Graham Reid | | 2 min read
Perhaps the most extraordinary thing about the artists Gilbert and George revealed in this insightful and candid documentary is -- aside from their alarming normalcy -- that they don't have a kitchen in their tidy but chock-full home.
No kitchen means no smells, no time wasted on cooking or cleaning up, more space. So they eat locally around Spitalfields in East London and their sole efforts in making anything for themselves -- aside from art -- involves Nescafe instant coffee or tea bags.
At first this absence of such a necessary domestic space as a kitchen seems odd, and then it all makes sense.
Gilbert and George are serious, disciplined and work constantly. They live with few distractions but, although they seem poised and often silent, they certainly don't lack passion. They speak of sex with more frankness than most (they refuse to use the word gay because it has been normalised and they aren't normal, they say) and their art has often addressed subjects which others rarely approached: the derelicts on the streets, neo-nazi elements, racism, immigrants . . .
These are the concerns of their neighbours and so inevitably have become their concerns too, their presence impacts on their creativity.
Far from being emotionally detached as they often seem, they are engaged in internal and mutual dialogue about many matters. And they are astute observers of those in the art world and critics who have made what they consider silly and hurtful comments.
They note that if they use young men in their work their subjects have been labelled as "rent boys" and if they use children they have been labelled as paedophiles. Just silly, hurtful and untrue.
The so-called "odd couple" have proven that art need not come from just one person and they observe that two is the most common relationship on the planet. What is peculiar to others, they note dispassionately, is that two men together creates a problem for some. But that is just "an old fashioned idea".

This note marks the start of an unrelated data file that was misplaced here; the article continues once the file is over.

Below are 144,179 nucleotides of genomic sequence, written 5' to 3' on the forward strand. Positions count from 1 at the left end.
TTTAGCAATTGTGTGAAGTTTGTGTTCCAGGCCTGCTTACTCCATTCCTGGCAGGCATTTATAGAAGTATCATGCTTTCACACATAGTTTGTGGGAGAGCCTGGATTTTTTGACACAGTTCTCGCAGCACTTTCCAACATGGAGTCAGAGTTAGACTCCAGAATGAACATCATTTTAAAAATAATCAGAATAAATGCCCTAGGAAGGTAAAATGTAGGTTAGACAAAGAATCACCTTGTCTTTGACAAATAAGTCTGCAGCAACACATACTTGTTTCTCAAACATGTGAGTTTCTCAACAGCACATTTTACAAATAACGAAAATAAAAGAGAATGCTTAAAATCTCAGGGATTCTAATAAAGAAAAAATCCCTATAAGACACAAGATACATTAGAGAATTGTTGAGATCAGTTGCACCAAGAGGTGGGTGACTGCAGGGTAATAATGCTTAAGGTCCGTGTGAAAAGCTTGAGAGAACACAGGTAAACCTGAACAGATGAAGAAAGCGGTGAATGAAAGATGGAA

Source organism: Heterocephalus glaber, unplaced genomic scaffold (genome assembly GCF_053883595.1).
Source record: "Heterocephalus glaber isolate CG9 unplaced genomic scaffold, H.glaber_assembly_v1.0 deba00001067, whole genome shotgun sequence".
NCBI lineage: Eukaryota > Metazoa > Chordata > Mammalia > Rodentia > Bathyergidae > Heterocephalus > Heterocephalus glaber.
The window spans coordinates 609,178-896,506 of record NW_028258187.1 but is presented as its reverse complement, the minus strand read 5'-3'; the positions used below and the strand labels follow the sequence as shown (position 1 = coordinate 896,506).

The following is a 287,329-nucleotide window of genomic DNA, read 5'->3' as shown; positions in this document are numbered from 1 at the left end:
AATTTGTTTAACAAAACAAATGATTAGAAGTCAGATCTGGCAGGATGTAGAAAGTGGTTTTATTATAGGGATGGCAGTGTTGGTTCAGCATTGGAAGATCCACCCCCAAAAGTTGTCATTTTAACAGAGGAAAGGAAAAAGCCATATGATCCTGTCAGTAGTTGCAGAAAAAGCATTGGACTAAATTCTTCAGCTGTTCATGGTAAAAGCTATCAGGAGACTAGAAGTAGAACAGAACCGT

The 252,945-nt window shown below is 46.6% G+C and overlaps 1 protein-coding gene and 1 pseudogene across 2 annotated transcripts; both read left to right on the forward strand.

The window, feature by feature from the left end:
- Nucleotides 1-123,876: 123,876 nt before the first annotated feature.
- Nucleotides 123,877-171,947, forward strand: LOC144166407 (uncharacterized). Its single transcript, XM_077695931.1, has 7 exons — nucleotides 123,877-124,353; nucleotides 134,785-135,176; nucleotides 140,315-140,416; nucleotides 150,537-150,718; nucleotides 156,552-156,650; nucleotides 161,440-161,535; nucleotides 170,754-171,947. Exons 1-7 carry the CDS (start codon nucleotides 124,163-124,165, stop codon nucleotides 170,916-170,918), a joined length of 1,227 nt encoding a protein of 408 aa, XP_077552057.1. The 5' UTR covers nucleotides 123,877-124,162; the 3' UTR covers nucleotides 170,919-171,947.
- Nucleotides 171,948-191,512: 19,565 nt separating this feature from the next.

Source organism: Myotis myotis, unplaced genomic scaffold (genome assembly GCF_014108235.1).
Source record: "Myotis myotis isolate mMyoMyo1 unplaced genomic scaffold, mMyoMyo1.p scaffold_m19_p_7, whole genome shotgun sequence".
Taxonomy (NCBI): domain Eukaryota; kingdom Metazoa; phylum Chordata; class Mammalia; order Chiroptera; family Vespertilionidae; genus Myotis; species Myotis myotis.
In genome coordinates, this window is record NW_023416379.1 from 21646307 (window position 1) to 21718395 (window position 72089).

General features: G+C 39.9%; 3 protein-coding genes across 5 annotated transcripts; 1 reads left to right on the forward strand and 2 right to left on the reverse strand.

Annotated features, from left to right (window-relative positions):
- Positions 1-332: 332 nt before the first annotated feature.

When Gilbert and George speak this way it is others who seem out of step.
From their famous Singing Sculpture in '70 through their works inspired by bouts of drinking (which is part of the art culture but rarely makes it onto canvas) and their discoveries of techniques and working methods, this documentary traces the life and work of two people who have become one extraordinary art project.
We see them in Russia and as the first living atists accorded an exhibition in China (it was in the run-up to the bid for the Olympics so even though the Beijing political administration didn't understand their work they knew having it would look good to the West).
And we see them move through their piss and shit work into exceptionally beautiful pieces using their own body fluids. And even though these seem confrontational to manym G&G strive for beauty and form, and don't wish to put anyone off seeing them.
"We're not interested in arguments," says George Passmore. "It's only when people agree that you can move forward."
And when they put it like that, it seems the most normal thing in the world.
Very strange, very normal.